Reichsmarschall (literally translated as Marshal of the Empire, but the German term is used in English) Hermann Wilhelm Goering (January 12, 1893 - October 15, 1946) in his first official photograph after his promotion to Reichsmarschall. He is holding his Luftwaffe Feldmarschall's baton, given to him by Reichskanzler (Reichchancellor) Adolf Hitler on February 4, 1938, encrusted with gold crosses and eagles, and capped in diamonds. He appeared in a similar sky blue Luftwaffe uniform in a large portrait at the entrance to the Berlin Headquarters. He designed his own uniforms and would change five times a day, depending on his mood. In a speech to the Reichstag (German Parliament) in September 1939, Hitler had anointed Goering as his successor. In an evening ceremony at the Deutsche Staatsoper Berlin (Berlin Opera House), Hitler awarded twelve generals promotions to Feldmarschall (Field Marshal) and elevated Goering from Feldmarshall to Reichsmarschall. Other officers were promoted as well for their actions in the Battle of France. The promotions gave the armed forces a clear line of succession and was intended to prevent fighting over command if Hitler was incapacitated or assassinated. Goering's subordinates felt that his promotion to Reichsmarschall was the last day the Luftwaffe had a leader; he retired after the ceremony for a party at his Berlin residence, stoked with foodstuffs from the subjugated nations of the Reich, and enjoyed his new position. The ceremony, held at the height of the Battle of Britain, allowed Hitler to call for the British to surrender or face "unending suffering and misery." Goering was unable to bring the Royal Air Force to destruction; the Luftwaffe's losses were unsustainable. The other Luftwaffe officers promoted at the same time had no relief for the rest of the war. After failing to supply the surrounded 6th Army during the battle of Stalingrad in 1942, Goering increasingly fell out of favor. When the Royal Air Force and the United States 8th Air Force began bombing Germany "around the clock" despite a maximum effort by the Luftwaffe, Hitler blamed Goering; the Fuerher was encouraged by Martin Bormann, who wanted to discredit Goering. Goering retreated into the high life; collecting stolen works of classic art, hunting on his estate confiscated from Jews, and abusing drugs and food. Luftwaffe officers had to come to him. When he did rarely appear in front of Luftwaffe pilots and his own ground forces, he stunned them with his appearance, overweight, sweaty, disconnected, angry, and sometimes wearing makeup. Goering would berate his men for failing to stop the bombers, but never listened to their entreaties for more training, production, better gunsights and aircraft. By 1945, Goering was totally out of favor, and no longer welcome in the Fuehrer's presence. He took Hitler's decision to stay in Berlin as a sign to act on his decree of succession. Enraged over a suspected coup d'etat, Hitler ordered his arrest and execution of Goering and his family on April 25. Goering survived and was arrested by the Allies on May 9. This same uniform, without the medals and the baton, was the one he wore during his press conference with western reporters in Augsburg on May 11. He was the third highest ranking Nazi to stand trial in Nuremberg. After a vitriolic and spirited defense (he wore a double-brested uniform too large for him since he lost weight in prison and was denied drugs), he cheated the hangman a few hours before his scheduled execution by taking cyanide. Goering's baton is on display at the National Infantry Museum in Fort Benning, Georgia.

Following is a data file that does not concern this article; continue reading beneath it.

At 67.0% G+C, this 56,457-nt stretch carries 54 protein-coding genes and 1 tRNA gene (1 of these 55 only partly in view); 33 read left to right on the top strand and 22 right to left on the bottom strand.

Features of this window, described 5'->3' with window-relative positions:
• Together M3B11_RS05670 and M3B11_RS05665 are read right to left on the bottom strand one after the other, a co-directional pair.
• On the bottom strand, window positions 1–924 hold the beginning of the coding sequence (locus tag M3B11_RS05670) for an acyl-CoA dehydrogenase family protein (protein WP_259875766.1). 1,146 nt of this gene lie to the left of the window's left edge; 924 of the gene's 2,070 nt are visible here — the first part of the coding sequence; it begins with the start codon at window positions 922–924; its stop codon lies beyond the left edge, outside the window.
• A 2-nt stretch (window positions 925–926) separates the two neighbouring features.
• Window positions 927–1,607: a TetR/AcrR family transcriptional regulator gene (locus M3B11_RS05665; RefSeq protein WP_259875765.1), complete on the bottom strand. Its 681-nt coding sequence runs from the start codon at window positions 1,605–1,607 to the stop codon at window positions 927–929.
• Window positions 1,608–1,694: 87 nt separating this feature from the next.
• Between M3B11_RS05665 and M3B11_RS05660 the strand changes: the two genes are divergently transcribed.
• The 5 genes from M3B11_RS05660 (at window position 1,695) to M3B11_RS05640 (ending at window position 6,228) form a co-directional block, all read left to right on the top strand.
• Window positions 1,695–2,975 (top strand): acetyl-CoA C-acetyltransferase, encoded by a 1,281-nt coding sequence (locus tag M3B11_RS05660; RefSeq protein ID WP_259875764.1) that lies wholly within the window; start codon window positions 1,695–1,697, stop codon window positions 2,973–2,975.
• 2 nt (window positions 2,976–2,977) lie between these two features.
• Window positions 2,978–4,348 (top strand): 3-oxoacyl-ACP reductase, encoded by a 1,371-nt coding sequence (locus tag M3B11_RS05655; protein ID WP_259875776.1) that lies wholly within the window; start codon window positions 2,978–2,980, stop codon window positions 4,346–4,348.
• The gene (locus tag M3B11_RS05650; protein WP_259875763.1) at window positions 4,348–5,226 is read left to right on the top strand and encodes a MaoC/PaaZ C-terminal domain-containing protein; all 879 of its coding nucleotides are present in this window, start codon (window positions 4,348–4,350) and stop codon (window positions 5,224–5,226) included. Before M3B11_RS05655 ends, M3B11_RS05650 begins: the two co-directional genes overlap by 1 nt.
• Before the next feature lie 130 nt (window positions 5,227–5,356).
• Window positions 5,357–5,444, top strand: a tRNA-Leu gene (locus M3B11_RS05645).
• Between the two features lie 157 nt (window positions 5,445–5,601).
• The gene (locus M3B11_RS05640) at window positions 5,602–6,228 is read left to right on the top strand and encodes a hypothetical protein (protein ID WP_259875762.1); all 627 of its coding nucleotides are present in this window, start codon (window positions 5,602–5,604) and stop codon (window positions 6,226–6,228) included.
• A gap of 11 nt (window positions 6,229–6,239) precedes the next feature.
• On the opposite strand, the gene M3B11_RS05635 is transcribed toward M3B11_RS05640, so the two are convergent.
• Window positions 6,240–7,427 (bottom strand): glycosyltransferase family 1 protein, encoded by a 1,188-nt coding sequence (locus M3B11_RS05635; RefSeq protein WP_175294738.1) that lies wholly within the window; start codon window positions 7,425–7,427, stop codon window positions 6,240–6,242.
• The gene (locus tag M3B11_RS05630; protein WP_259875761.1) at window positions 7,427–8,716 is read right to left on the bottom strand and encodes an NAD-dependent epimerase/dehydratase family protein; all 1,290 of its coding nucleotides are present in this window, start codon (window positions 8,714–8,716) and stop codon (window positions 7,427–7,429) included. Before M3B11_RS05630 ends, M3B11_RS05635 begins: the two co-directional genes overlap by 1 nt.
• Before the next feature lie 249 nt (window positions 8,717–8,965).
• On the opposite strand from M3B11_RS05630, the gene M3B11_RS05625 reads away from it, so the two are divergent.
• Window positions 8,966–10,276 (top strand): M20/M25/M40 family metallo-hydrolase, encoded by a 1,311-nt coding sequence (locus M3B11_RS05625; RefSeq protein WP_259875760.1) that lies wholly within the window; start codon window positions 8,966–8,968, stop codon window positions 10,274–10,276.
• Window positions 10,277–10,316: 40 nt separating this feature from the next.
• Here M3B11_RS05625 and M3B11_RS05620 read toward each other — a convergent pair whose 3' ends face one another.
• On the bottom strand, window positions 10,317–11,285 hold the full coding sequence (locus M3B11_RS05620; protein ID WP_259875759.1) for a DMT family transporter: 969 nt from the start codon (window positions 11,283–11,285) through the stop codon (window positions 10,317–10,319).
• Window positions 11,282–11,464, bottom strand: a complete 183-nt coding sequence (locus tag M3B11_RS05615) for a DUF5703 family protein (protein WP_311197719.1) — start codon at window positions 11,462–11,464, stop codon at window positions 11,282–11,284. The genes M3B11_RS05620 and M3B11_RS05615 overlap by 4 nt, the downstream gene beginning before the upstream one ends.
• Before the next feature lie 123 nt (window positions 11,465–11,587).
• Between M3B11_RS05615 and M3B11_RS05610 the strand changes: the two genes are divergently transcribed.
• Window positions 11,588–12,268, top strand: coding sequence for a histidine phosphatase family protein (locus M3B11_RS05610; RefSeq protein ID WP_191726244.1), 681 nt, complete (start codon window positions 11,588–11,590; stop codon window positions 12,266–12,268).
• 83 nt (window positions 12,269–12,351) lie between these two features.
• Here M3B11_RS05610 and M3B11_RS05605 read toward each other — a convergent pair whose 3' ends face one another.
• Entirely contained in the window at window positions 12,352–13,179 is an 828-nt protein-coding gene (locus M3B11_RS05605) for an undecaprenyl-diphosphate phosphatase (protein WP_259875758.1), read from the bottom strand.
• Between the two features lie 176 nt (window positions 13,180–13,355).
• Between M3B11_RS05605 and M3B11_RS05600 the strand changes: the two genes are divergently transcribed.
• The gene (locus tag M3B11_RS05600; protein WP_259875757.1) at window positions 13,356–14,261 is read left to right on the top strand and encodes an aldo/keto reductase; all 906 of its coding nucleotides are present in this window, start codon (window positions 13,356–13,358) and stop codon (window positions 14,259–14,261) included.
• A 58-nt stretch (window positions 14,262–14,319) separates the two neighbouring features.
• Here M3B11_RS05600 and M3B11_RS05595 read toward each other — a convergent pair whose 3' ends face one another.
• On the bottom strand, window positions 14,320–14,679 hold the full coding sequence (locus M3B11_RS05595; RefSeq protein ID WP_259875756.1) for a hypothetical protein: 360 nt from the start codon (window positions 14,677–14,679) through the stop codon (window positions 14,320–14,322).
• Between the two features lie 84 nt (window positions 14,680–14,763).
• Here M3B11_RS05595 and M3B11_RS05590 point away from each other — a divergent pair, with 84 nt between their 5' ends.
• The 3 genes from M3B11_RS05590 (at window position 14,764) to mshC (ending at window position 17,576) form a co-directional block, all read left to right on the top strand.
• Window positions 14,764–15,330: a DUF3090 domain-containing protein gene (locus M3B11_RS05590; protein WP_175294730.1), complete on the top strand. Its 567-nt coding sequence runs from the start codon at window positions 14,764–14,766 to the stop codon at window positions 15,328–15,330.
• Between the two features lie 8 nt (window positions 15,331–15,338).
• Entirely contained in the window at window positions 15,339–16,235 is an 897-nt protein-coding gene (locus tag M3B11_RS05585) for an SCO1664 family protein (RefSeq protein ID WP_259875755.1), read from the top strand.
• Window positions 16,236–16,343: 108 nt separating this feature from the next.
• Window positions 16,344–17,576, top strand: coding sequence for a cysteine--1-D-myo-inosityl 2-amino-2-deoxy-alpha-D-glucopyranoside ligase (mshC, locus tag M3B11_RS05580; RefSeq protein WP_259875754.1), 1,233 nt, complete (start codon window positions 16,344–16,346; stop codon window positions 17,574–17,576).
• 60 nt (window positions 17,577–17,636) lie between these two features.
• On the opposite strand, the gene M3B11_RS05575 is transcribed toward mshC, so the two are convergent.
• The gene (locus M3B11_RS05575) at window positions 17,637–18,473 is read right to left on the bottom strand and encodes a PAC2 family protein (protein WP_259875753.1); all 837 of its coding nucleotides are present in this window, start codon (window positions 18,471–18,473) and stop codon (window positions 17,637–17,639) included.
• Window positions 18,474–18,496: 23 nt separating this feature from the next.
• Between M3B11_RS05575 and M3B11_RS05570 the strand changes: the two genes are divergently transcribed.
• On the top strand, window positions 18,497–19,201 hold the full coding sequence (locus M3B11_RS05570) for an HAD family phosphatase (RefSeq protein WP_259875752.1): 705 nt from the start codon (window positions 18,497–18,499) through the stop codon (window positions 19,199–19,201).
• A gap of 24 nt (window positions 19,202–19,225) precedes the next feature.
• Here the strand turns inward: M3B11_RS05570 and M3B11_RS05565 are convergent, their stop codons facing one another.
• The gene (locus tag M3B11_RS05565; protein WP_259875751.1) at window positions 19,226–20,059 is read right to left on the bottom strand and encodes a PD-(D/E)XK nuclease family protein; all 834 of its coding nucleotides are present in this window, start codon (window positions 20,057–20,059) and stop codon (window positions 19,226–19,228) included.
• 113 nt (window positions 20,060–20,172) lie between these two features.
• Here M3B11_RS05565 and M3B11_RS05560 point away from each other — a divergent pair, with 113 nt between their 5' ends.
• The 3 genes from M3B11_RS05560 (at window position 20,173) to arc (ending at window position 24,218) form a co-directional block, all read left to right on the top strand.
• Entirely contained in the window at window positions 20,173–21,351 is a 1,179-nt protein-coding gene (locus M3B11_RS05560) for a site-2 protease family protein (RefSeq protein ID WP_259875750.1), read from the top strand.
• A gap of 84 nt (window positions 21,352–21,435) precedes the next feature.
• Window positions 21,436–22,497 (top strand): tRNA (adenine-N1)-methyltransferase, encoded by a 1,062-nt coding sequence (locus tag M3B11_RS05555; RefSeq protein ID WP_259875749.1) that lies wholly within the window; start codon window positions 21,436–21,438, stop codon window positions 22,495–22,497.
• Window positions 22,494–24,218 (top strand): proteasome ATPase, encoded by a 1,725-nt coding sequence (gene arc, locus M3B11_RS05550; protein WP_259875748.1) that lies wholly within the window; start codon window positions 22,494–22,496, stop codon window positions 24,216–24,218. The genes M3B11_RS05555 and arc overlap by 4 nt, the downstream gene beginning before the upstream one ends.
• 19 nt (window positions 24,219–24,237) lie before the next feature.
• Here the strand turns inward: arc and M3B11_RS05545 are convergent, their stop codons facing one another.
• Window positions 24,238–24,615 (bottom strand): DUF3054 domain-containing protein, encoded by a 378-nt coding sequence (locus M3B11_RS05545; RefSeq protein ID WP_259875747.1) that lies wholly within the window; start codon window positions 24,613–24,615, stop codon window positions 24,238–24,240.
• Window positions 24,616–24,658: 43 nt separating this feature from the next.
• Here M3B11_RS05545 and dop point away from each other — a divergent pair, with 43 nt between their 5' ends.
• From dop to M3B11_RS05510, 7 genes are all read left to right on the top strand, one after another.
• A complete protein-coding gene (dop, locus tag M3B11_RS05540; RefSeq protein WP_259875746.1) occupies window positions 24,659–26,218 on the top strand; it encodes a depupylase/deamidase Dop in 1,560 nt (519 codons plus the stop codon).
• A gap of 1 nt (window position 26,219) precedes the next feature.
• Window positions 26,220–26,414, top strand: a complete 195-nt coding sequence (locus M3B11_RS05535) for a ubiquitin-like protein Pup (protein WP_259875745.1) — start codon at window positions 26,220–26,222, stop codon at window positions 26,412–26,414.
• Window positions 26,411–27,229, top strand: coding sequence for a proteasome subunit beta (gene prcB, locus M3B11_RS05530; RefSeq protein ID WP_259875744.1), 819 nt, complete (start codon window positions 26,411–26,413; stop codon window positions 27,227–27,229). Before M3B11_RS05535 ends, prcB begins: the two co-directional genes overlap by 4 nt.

Caption ©2007 MFA Productions LLC
Image in the Public Domain